Introduction to the workshop


the accepted contributions are now available for download -> link

and for discussion on LinkedIn -> link




Date of the workshop: 16  September 2014


Smart Cities promise to preserve and improve the wellbeing of society [1, 2], exploiting information and communication technology (ICT) as an infrastructural backbone to influence and improve key factors like mobility, environment, people, quality of life and governance [3, 4]. Going beyond top-down popular functionalist approaches a new vision driven by a 'person centered in place' design approach is emerging. In this approach, learning is not only a way to train an adequate human capital but becomes one of the driving forces of the “smartness” and well being of a community. Unavoidably the underlying and ubiquitous techno-ecosystems - whose embedded intelligence, sensitivity and responsiveness surround the individuals - challenge the future of learning and call for a redefinition of spaces, contents, processes, skills and assessment approaches.
In this scenario:
a) The interaction process with the environment is moving from the metaphor “being able to use” towards the metaphor “actively influence”; digital consumers are going to transform into “digital enactive” [6-8] producing an increasingly amount of data that actively contributes to the re-definition of places and spaces;
b) Learning is going to transform into a life long process for knowledge, skill, and expertise acquisition and, additionally, for strengthening peoples meta-cognition abilities, which are related to a genuine self-regulation [9] in order to consciously determine its trajectory within the new techno-ecosystems;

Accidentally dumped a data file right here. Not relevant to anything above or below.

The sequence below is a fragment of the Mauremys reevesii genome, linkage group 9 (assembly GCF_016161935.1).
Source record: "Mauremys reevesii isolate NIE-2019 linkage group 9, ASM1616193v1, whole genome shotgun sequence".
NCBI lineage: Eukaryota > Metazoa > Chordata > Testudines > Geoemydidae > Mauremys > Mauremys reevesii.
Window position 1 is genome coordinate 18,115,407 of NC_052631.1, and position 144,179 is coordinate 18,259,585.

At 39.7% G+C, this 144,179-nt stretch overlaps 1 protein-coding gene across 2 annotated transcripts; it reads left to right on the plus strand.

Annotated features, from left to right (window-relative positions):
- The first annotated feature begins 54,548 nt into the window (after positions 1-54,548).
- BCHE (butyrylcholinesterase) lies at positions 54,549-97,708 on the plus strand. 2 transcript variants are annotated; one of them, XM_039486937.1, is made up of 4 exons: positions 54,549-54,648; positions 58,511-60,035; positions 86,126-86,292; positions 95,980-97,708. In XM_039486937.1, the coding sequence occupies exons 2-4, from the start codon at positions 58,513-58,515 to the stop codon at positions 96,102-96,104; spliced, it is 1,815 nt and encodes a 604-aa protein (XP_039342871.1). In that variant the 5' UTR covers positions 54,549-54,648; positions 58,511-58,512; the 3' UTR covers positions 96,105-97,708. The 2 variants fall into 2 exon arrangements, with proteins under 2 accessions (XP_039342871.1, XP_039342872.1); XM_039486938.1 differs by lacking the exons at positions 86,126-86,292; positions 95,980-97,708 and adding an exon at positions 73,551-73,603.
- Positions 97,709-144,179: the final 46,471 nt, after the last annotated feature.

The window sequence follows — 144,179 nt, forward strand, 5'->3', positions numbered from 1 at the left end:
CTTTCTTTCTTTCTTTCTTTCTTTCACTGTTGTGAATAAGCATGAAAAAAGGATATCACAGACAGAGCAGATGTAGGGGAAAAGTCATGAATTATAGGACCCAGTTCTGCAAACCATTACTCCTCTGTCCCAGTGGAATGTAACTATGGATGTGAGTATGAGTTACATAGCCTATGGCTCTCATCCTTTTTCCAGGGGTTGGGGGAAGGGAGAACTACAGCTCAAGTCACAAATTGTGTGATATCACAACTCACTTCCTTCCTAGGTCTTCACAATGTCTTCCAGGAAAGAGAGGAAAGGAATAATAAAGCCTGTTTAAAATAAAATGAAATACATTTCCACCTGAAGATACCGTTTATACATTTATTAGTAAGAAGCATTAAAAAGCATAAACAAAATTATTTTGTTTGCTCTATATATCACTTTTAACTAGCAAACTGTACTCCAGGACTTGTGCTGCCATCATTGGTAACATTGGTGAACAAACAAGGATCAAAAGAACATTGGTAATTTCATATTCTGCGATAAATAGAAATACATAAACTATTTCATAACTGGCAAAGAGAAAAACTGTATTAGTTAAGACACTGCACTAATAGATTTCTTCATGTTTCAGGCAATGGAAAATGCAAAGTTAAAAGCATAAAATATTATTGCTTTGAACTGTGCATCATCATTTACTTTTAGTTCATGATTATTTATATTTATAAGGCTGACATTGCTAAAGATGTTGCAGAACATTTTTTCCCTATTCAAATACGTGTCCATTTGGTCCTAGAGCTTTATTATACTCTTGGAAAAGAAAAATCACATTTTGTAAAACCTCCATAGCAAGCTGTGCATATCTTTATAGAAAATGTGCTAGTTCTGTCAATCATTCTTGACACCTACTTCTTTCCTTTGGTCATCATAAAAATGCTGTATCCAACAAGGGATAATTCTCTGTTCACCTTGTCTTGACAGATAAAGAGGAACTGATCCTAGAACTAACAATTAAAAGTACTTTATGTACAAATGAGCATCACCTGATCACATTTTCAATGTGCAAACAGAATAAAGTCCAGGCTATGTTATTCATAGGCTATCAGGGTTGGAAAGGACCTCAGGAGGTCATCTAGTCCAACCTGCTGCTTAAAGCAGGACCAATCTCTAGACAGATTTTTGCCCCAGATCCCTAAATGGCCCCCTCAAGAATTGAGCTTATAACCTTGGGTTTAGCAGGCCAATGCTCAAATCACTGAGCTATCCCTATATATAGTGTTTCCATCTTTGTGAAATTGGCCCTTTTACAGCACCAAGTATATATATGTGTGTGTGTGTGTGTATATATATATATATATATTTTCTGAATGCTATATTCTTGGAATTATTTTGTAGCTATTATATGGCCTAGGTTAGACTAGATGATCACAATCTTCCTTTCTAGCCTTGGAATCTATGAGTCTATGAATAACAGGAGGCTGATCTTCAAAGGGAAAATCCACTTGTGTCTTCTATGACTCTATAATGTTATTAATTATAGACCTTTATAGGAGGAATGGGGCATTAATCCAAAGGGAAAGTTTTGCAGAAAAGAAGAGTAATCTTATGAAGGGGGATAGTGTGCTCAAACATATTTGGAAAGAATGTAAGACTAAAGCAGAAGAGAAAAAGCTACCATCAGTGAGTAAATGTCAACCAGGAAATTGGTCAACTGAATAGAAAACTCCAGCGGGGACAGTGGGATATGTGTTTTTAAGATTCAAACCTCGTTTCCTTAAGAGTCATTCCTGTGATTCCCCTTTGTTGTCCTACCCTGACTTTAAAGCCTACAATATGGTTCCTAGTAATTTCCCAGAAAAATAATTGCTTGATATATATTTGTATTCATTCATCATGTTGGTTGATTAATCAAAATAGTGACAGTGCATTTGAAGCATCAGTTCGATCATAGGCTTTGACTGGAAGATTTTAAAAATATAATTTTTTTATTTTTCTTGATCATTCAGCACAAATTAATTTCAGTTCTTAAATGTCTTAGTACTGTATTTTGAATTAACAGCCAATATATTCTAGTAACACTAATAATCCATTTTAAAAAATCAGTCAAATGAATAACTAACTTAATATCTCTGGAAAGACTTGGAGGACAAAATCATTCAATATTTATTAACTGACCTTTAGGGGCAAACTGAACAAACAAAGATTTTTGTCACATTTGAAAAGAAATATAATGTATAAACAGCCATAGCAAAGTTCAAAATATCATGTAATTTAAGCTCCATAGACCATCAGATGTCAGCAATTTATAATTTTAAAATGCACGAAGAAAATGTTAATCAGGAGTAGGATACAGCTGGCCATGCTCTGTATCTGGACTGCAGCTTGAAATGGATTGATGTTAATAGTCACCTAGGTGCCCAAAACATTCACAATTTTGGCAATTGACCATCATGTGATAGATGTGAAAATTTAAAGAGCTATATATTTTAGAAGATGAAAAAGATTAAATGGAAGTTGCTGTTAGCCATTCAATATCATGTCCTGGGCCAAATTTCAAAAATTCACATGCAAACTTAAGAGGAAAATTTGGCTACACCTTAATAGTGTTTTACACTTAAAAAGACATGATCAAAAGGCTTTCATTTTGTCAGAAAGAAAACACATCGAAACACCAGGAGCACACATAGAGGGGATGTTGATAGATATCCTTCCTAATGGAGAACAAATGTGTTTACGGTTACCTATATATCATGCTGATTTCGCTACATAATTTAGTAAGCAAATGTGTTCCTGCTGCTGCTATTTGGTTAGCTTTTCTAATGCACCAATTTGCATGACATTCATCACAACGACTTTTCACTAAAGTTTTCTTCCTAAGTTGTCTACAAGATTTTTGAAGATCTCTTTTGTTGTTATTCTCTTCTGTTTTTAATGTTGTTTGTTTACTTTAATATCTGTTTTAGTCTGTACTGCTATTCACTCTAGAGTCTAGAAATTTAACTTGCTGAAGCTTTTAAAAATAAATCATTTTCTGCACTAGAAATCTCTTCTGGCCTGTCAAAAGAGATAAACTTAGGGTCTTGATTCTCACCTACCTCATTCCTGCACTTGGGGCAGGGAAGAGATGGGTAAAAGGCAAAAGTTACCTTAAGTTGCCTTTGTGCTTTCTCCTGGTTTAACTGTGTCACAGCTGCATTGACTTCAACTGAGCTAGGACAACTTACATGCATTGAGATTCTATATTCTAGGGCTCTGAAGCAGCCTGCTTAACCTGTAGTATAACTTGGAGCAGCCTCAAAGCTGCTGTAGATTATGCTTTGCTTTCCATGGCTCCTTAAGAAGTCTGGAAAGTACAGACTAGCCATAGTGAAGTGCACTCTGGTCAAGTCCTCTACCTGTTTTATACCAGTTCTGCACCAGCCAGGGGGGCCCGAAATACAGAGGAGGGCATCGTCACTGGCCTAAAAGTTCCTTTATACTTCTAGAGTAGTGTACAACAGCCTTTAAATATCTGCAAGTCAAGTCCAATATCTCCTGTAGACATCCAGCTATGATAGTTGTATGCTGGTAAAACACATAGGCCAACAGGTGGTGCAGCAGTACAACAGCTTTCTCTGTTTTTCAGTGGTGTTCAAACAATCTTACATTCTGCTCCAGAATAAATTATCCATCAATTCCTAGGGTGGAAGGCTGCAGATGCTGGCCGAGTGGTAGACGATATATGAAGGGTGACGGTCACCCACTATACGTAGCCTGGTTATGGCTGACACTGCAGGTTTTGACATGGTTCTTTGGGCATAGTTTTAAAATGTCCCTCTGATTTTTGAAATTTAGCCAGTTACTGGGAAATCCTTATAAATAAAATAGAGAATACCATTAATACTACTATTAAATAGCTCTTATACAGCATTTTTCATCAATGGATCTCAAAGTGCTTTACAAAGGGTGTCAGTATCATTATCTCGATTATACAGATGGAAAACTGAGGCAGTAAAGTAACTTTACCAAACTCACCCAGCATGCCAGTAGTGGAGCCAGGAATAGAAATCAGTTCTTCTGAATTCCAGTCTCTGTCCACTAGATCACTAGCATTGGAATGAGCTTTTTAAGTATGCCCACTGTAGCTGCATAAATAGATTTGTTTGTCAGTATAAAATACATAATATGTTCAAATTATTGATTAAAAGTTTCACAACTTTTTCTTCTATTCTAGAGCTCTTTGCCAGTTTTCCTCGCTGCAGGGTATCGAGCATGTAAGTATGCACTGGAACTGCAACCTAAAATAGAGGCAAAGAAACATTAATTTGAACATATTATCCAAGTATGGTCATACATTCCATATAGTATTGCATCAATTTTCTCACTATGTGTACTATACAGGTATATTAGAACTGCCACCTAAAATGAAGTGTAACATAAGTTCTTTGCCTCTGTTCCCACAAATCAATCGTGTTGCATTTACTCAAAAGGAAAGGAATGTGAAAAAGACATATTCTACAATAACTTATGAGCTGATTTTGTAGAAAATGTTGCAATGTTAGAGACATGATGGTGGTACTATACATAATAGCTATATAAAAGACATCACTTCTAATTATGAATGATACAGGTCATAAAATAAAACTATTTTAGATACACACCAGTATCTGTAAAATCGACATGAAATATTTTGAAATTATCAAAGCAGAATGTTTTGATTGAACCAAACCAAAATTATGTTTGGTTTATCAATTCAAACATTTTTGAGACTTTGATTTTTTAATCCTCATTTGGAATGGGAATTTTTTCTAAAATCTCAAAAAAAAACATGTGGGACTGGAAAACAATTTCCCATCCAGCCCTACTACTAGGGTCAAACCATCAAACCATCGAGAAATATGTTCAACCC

c) A new set of personal and interpersonal skills is required to avoid possible new 'divides' [10] and to allow to adequately developing the above mentioned processes in people and in society.
d) The representation and usage of the main sources of knowledge has to change to enable new forms of learning. The traditional medial representation, e.g. book (i.e. unit of text) or film (i.e. unit of audio-video material), will have to act as a seed for a new open structure which will be customizable and will provide the access to data that is available everywhere, but might be subject of permanent extension and change.

This workshop aims at tackling the grand challenge of designing for learning in Smart Cities following a holistic and multidisciplinary approach and addressing issues connected to the (re-) definition of learning content, processes, competencies, and spaces.


[1] S. Ho Lee, J. Hoon Han, Y. Taik Leem, and T. Yigitcanlar, 'Towards ubiquitous city: concept, planning, and experiences in the Republic of Korea,' Knowledge-Based Urban Development: Planning and Applications in the Information Era, pp. 148-169, 2008.
[2] R. Giffinger, H. Gudrun, “Smart cities ranking: an effective instrument for the positioning of cities?”, ACE: Architecture, City & Environ. 4 (12), pp. 7–25, 2010.
[3] R. G. Hollands, “Will the real smart city please stand up?, City 12 (3), pp. 303-320, 2008
[4] C. Giovannella, “Is complexity tameble ? Toward a design for the experience in a complex world”, IxD&A, N.15, pp. 18-30, 2012.
[5] M. Prensky, M., Digital Natives, Digital Immigrants On the Horizon. MCB University Press, 2001
[6] J. Bruner, Processes of cognitive growth: Infancy. Worcester, MA: Clark University Press, 1968
[7] F. Varela, F. Neurophenomenology: A methodological remedy for the hard problem. Journal of consciousness studies, 3, pp. 330-350, 1996
[8] F. Varela, E. Thompson, E. Rosch, The embodied mind: Cognitive science and human experience. Cambridge, MA: MIT Press, 1993
[9] B.J. Zimmerman, Self-regulated learning and academic achievement: An overview. Educational Psychologist, 25, pp. 3-17, 1990
[10] C. Giovannella, V. Baraniello, Smart City Learning. IJDLDC, N.3, pp. 1, 15, 2012